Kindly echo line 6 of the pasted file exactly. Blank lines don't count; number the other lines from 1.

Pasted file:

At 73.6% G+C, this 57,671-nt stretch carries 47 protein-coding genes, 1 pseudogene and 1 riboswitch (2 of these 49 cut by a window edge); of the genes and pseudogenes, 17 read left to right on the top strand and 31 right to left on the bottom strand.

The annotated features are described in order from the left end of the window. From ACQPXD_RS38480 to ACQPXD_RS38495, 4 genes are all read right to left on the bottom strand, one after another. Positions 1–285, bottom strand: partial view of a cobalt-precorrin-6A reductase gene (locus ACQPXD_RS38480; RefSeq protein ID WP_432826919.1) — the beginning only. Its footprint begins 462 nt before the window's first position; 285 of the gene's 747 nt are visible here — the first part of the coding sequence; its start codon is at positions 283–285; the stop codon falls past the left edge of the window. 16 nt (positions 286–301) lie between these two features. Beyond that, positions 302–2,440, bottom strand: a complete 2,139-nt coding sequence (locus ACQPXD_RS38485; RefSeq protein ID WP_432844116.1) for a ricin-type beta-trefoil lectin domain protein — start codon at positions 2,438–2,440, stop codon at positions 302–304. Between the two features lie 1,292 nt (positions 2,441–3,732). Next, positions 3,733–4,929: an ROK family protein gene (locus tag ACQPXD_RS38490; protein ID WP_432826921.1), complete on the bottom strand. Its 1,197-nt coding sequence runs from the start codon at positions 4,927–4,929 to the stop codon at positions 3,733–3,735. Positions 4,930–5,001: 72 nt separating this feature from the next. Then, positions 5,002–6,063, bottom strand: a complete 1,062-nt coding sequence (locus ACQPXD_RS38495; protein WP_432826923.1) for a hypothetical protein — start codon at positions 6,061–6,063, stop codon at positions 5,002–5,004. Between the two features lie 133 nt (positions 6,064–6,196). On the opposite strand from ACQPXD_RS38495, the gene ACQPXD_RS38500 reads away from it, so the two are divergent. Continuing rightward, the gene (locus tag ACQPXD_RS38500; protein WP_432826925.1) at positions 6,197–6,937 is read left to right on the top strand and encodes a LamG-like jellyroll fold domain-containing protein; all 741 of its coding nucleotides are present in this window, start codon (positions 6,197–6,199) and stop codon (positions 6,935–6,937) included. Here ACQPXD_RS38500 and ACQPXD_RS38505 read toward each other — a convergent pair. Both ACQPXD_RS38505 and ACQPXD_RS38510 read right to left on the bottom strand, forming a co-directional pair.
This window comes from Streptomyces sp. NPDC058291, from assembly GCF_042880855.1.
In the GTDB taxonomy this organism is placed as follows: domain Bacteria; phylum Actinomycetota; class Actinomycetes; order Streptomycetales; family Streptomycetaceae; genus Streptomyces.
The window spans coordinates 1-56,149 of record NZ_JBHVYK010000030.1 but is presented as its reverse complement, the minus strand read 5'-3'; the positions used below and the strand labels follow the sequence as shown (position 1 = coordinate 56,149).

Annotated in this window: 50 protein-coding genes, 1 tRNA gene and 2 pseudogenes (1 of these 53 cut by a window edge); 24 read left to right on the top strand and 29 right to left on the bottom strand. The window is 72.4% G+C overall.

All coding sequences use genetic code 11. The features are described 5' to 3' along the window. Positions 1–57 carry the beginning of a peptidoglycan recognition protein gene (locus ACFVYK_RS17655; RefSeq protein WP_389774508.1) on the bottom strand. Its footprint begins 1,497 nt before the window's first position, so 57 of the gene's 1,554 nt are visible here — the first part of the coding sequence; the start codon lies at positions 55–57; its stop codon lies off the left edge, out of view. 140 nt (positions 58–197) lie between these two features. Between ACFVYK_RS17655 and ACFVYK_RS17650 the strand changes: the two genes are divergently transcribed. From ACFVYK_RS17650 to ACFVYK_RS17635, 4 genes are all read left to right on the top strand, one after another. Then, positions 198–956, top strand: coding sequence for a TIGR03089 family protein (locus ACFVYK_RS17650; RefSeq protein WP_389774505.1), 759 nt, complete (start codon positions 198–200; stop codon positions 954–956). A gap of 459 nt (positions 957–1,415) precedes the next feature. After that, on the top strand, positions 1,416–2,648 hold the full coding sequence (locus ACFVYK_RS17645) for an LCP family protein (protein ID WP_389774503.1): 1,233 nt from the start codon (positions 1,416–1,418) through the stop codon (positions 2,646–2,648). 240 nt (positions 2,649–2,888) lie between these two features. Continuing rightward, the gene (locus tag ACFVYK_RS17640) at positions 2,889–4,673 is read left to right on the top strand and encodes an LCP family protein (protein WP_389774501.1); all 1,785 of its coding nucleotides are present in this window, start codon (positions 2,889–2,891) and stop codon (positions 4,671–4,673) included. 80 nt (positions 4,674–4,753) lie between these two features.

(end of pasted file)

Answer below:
Annotated in this window: 50 protein-coding genes, 1 tRNA gene and 2 pseudogenes (1 of these 53 cut by a window edge); 24 read left to right on the top strand and 29 right to left on the bottom strand. The window is 72.4% G+C overall.